The behaviour of the narcissist is regulated by a series of routines developed by rote learning and by repetitive patterns of experience. The narcissist finds change extremely distasteful and unsettling. He is a creature of habit.
Narcissists are motivated by feeling superior and expanding their power, and so the only things that matter when helping others are receiving adulation, fame, influence, opportunities, notoriety, and other resources. They dont actually care about others because to them other people are just things to use.
Do narcissists view chores as beneath them? Some certainly do, but not all of them. Narcissists have an over-inflated sense of self-importance, but this can manifest in different ways. For some, cleaning and doing housework is a job they consider too demeaning for them.
Narcissistic personality disorder involves a pattern of self-centered, arrogant thinking and behavior, a lack of empathy and consideration for other people, and an excessive need for admiration. Others often describe people with NPD as cocky, manipulative, selfish, patronizing, and demanding.
They will have a violent, excessive, and disorderly reaction to the rejection. In a nutshell, they want and will try to create a scene. Simply put, narcissists hate being ignored. They probably want to make you feel ashamed, regretful, and rattled.
Narcissistic rage ranges from direct confrontation with name-calling and hurtful slurs, to calculated, closed down reactions like giving their partner the silent treatment for hours at a time. "They give you the cold shoulder, or they walk out and they find another woman," Greenberg said.
Focus on Choices
One key to dealing with a narcissist is focusing on choices, both yours and theirs. People with NPD often insist others treat them unfairly and don't give them the respect they're due. They fail to see how their own behaviors could impact the way others interact with them.
They like to have all the attention on them, which is why they cut their victims off from their friends and family. Often, they will flip between being a victim, being abusive, and being the hero. This keeps everyone around them on their toes because it is so erratic and confusing. It's called the "drama triangle."
Here are some narcissism red flags to look out for: Lacking empathy. They seem unable or unwilling to have empathy for others, and they appear to have no desire for emotional intimacy. Unrealistic sense of entitlement.
The sobering truth is that narcissists often want you to do what is best for them despite what it may cost you. Many narcissists believe that fairness or a win-win approach offer them little advantage. Instead, narcissists tend to focus on credit and blame, winning and losing, and who is superior and inferior.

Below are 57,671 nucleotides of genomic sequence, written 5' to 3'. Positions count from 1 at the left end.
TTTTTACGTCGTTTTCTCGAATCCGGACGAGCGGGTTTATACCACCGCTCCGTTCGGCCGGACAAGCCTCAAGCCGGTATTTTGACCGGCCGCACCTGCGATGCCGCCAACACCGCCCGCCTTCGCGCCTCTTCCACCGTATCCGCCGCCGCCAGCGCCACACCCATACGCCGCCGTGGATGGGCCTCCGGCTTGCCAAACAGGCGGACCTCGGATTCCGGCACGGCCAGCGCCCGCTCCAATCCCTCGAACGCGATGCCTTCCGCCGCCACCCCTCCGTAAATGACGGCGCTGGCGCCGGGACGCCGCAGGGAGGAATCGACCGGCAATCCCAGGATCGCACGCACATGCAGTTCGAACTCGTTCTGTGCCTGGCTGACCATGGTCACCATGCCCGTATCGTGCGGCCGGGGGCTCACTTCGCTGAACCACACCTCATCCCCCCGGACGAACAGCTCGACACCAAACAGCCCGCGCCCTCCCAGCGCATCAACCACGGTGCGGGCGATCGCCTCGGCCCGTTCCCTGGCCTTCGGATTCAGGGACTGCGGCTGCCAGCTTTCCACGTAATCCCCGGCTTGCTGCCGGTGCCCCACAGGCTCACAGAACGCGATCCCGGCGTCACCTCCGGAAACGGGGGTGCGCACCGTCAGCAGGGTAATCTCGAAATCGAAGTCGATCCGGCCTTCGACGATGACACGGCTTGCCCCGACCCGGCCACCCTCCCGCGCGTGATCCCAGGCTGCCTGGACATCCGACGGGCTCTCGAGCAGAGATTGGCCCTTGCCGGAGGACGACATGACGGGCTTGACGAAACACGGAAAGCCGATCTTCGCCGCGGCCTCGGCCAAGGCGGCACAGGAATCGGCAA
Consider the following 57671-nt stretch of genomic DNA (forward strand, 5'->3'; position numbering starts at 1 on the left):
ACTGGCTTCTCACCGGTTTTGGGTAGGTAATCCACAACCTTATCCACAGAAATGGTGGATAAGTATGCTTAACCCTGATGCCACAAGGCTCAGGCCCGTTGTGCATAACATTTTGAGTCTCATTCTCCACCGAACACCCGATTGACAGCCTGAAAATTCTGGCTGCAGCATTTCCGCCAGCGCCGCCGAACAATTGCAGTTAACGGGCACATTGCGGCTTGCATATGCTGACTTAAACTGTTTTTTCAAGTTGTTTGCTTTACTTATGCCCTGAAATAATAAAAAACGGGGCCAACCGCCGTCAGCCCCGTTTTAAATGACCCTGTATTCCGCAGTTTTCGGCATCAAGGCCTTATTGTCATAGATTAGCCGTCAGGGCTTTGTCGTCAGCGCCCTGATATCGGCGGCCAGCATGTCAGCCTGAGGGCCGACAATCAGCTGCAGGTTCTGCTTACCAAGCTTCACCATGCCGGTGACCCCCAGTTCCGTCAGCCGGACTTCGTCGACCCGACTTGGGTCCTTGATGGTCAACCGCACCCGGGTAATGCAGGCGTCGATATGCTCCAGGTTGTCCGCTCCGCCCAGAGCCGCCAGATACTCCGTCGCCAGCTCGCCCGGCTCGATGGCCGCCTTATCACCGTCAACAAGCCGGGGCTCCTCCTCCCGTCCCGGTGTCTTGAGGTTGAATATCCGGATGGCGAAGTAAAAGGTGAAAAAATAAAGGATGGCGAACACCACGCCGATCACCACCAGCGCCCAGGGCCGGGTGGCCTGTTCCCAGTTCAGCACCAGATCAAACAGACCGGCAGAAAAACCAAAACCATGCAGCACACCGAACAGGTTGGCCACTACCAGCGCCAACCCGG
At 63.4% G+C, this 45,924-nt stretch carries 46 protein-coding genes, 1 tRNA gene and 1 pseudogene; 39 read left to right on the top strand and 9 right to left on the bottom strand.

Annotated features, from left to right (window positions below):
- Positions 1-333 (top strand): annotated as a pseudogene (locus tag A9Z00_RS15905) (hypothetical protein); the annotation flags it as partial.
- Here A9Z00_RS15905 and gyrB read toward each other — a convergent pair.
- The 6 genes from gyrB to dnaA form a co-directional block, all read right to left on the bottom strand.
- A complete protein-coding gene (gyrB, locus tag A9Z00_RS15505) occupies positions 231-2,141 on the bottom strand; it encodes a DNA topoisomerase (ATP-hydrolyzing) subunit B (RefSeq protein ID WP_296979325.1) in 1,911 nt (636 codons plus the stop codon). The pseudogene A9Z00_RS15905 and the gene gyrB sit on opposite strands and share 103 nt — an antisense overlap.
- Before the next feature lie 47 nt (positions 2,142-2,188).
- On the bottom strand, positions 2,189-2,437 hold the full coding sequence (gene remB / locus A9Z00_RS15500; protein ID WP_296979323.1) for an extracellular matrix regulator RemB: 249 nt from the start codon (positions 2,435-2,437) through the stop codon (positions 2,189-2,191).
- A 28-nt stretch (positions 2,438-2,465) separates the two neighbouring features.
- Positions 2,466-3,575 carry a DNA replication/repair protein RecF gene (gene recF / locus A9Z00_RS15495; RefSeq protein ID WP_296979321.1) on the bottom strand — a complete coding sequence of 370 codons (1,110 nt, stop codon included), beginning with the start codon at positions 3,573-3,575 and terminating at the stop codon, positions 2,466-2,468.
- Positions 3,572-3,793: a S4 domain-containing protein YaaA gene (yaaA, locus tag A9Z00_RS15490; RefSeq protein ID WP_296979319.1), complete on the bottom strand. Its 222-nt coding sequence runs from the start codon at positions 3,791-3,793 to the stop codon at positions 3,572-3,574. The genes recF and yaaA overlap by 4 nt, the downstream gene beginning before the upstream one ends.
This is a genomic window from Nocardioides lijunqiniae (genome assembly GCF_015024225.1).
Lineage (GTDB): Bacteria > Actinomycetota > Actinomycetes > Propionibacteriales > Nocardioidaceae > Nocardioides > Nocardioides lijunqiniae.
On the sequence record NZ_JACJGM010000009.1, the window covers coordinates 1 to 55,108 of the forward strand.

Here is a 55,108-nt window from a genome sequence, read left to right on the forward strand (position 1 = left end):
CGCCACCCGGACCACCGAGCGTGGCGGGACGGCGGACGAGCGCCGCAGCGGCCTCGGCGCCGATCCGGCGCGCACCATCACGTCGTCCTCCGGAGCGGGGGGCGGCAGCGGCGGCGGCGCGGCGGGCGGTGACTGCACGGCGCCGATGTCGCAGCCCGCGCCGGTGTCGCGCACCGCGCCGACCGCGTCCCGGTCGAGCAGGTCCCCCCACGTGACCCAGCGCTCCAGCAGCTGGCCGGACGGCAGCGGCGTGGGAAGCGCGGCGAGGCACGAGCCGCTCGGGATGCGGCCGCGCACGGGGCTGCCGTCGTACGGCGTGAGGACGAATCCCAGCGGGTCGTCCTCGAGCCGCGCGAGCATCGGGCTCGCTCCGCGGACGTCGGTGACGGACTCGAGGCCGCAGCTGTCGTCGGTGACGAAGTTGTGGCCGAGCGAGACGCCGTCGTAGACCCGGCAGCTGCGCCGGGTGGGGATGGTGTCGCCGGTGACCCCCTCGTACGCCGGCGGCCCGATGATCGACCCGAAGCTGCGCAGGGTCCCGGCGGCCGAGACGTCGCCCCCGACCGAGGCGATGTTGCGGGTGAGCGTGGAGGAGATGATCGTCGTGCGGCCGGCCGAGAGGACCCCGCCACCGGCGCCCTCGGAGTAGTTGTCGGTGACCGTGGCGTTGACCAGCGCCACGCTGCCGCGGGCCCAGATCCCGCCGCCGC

Narcissists may show you love and act in loving ways, but this tends to be conditional, in that displays of love depend on what you can give them in return. For people with NPD, relationships tend to be transactional. Love is not self-serving, proud, boastful, exploitative, or envious.
Narcissistic collapse happens when a person with narcissistic personality disorder experiences a failure, humiliation, or other blow to their secretly fragile self-esteem. Depending on the type of narcissist, collapse may look different and happen more frequently.
In narcissists' efforts to avoid blame, they often combine several fake apologies at once, such as, “I am sorry if I said anything to offend you, but I have strong opinions. Maybe you're too sensitive,” or, “I guess I should tell you I am sorry. But you know I would never deliberately hurt you.
“It's not my fault, it's because of you/money/stress/work.” “If you wouldn't have done this, I wouldn't have done that.” “You knew what you were getting into; this is just the way that I am.”
Unless they have had a lot of successful psychotherapy for their NPD, they do not feel guilt, shame, or self-doubt so long as their narcissistic defenses hold. This means that they do not think there is anything for them to regret, no matter how hurt you feel.
Eventually a narcissist will start to move on from their relationship with an empath. They will likely find someone else to spend their time with or boss around and let their previous partner go. This can be a good thing for the empath, since they won't have to be concerned about this mate any longer.
They won't accept “no.” They hoover in an attempt to rekindle the relationship or stay friends after a breakup or divorce. A research study showed that narcissists and psychopaths tend to stay friends with their ex for selfish reasons. They try to stay in your life or seduce and convince you to return.